Many people, however, turn to biologically based scientific racist discourses to promote notions of racial inferiority in the culture and intelligence of individuals In minority groups. For example, Herrnstein and Murray (1994) argued in The Bell Curve that the poverty that exists and the crime that occurs in low income communities of color stems from innate biological differences. Another example of this narrative of innate biological Inferiority can be discerned in the remarks of Fredrick Goodwin, director of the National Institute of Mental Health. Goodwin (as cited in Haymes, 1995) linked the behavior of Inner-city males with the behavior of primates in the jungle as he compared youth gangs to groups of hyper-sexual and hyper-aggressive monkeys. Furthermore, he concluded that "maybe it Is not just the careless use of the word when people call certain areas of the city jungles" (cited in Haymes, 1995 p. 116).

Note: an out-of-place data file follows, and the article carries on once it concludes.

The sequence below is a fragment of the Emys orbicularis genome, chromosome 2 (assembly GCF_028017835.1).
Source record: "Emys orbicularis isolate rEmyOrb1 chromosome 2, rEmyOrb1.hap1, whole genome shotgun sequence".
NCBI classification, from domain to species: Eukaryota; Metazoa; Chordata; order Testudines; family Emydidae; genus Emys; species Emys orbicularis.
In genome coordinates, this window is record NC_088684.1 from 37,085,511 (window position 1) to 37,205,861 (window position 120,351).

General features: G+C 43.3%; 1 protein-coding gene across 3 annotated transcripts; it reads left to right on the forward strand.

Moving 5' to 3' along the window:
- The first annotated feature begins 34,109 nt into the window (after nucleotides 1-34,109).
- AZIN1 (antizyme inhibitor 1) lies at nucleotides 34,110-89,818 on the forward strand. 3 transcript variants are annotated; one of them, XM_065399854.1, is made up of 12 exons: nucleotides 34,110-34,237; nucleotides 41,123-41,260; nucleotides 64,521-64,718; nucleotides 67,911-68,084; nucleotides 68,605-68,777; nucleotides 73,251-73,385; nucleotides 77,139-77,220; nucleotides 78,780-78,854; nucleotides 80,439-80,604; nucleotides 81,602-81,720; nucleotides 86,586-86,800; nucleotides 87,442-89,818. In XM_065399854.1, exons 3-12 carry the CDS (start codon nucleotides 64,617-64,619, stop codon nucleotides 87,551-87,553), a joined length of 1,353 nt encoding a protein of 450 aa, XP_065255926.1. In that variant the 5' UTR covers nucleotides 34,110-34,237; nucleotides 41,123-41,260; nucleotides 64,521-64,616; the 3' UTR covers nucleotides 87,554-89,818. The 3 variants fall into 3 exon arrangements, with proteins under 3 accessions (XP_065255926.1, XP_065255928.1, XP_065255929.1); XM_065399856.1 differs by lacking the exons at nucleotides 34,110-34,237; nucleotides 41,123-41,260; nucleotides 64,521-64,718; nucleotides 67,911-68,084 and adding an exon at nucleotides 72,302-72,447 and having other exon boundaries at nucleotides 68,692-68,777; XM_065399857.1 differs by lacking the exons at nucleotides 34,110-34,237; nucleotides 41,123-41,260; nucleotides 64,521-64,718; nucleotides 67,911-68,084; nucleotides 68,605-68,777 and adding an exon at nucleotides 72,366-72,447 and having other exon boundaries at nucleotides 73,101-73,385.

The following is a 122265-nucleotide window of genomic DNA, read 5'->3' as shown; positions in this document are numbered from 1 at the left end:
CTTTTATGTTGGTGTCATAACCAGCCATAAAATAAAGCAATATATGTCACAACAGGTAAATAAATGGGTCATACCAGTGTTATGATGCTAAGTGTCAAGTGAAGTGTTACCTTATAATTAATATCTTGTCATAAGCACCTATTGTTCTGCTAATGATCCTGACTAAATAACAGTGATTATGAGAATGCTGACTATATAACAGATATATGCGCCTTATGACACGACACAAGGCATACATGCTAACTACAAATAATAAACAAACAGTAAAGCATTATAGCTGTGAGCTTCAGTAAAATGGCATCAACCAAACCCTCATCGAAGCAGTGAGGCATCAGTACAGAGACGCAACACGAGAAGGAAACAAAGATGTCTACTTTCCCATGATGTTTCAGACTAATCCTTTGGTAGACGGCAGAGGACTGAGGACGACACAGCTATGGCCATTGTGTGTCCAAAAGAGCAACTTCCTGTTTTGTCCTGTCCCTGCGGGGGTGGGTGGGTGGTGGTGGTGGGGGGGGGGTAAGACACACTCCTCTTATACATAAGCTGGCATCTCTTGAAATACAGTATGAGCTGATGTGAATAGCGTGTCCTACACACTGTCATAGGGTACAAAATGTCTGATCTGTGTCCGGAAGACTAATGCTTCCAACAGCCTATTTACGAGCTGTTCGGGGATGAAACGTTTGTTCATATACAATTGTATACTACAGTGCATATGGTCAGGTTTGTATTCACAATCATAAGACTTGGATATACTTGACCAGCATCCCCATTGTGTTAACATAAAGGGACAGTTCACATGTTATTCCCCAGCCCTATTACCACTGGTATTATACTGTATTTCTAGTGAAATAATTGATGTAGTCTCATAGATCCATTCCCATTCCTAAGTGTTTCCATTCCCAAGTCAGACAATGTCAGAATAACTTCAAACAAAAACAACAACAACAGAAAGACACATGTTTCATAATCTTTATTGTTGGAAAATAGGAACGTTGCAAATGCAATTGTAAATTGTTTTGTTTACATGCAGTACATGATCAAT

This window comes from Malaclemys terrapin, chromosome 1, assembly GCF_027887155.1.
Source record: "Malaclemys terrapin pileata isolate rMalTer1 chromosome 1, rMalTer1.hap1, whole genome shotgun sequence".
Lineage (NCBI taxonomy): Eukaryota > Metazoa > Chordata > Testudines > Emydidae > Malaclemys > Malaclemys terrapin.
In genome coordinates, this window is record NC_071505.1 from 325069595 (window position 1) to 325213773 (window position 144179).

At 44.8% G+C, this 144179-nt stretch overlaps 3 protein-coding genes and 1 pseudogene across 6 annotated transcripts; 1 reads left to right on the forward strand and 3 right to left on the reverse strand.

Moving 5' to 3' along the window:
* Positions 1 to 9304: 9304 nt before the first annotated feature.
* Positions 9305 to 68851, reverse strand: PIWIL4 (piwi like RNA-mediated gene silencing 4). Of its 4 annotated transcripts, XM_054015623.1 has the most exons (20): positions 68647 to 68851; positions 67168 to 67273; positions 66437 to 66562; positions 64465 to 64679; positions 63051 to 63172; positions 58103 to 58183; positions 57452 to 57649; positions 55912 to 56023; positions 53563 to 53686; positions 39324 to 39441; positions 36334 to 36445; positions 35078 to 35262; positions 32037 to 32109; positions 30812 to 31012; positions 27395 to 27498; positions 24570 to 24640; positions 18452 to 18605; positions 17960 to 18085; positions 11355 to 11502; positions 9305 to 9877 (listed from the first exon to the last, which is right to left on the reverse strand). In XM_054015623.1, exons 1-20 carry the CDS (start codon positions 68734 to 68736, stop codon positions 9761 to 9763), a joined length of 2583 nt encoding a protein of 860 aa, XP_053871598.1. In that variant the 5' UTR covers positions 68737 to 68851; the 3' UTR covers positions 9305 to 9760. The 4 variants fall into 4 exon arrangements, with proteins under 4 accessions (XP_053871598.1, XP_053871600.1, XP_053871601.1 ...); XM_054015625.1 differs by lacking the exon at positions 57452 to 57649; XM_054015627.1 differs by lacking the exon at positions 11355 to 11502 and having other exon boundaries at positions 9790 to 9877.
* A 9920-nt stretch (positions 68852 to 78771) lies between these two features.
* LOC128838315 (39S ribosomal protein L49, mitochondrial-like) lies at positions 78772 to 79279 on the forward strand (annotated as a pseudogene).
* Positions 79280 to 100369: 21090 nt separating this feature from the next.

Both of the aforementioned approaches result in a problem-saturated way of knowing and representing persons who are judged to be on the margins of society, thus ignoring their complexity, strengths, and dreams. Too often, there is a lack of critical reflection about the interests and inequalities that exist in the counselor—client relationship, the ideological presuppositions of the profession and its theories, class and racial differences, and expert power (Tice, 1998). Mental health professionals and counselors have the power to override, undermine, and reduce the experiences and knowledge of their clients to a constellation of symptoms and pathologies. Recent work by many scholars, Including Holbrook (1995), Gorman (1993), and Saleebey (1994) indicates that there is an emerging trend toward a politically grounded questioning of professional practice and privilege. Saleebey, in articulating what is known as a strengths perspectives in social work, urged social workers to "help individuals and collectives restore and restory themselves" (p. 358). For example, he argued that instead of merely recounting professional tales of clients who live in public housing where the predominant focus is danger, disorganization, and drugs, counselors should also provide stories of clients’ survival, strength, and possibility for success. Too often, counselors’ assessments of consumers are geared toward finding inadequacies rather than resources, which silences large portions of consumers’ stories and erases personal strengths. Scrutiny of professional concepts of signification and the privileged location of professional experts is needed to ensure that experiences of consumers are not disqualified and to assist In learning to speak and write in ways that empower consumers.